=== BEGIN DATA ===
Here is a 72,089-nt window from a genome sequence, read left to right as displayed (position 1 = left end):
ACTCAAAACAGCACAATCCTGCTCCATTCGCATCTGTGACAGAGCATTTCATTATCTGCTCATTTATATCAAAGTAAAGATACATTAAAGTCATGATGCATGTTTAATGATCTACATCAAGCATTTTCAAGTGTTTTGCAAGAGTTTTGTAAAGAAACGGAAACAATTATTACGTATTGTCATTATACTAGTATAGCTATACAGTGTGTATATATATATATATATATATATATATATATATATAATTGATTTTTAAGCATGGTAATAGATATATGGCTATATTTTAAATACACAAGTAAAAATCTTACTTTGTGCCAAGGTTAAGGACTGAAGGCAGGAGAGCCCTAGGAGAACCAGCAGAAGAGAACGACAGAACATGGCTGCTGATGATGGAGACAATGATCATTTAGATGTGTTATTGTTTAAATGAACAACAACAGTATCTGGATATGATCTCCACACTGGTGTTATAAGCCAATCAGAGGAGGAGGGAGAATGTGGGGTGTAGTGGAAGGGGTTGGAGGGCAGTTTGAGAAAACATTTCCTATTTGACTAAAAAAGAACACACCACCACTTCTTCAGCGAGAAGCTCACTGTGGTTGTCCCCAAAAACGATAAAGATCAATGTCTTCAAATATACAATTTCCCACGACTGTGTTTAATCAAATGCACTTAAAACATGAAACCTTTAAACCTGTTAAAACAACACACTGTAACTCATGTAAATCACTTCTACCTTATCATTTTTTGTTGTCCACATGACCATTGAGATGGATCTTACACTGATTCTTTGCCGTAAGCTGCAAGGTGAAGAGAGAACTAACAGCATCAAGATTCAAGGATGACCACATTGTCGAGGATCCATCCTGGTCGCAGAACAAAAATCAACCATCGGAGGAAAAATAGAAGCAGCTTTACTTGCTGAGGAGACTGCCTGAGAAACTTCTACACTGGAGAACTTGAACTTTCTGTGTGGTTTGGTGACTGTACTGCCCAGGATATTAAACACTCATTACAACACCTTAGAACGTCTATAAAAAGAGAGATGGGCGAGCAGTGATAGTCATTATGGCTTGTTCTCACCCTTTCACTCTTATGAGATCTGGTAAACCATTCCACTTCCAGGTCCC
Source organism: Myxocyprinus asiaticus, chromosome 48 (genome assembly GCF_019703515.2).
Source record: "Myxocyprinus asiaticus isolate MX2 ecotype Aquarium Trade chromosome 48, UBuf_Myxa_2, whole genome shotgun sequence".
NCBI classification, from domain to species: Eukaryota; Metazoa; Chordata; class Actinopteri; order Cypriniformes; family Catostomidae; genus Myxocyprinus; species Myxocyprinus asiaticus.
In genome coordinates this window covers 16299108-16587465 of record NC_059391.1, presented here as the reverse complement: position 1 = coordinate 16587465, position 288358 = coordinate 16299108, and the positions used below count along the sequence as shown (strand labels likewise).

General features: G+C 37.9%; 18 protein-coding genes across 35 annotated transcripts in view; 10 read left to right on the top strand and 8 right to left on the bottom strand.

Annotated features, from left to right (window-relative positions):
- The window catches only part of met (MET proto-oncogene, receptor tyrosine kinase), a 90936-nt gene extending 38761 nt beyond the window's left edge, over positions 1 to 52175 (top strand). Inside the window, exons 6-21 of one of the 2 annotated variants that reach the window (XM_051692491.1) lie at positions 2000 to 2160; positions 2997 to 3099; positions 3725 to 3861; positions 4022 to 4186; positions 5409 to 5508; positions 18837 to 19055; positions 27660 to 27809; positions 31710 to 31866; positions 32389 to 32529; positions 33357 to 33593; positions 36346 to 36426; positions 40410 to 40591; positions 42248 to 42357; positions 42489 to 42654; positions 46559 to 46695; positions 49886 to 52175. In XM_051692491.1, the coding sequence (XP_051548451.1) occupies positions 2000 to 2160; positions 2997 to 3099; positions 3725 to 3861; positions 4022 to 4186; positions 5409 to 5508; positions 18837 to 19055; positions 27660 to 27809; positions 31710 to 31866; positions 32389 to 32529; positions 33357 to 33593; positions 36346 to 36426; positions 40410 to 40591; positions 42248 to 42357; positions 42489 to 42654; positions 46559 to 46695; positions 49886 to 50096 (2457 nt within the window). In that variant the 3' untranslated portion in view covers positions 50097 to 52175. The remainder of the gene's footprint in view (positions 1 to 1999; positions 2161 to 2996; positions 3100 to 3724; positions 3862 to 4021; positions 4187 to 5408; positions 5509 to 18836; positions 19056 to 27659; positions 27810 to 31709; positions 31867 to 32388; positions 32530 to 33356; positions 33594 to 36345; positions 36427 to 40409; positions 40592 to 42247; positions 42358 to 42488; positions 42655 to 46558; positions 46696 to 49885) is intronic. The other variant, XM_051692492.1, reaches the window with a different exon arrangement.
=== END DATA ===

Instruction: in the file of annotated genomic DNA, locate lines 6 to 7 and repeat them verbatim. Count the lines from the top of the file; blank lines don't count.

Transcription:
In genome coordinates this window covers 16299108-16587465 of record NC_059391.1, presented here as the reverse complement: position 1 = coordinate 16587465, position 288358 = coordinate 16299108, and the positions used below count along the sequence as shown (strand labels likewise).

General features: G+C 37.9%; 18 protein-coding genes across 35 annotated transcripts in view; 10 read left to right on the top strand and 8 right to left on the bottom strand.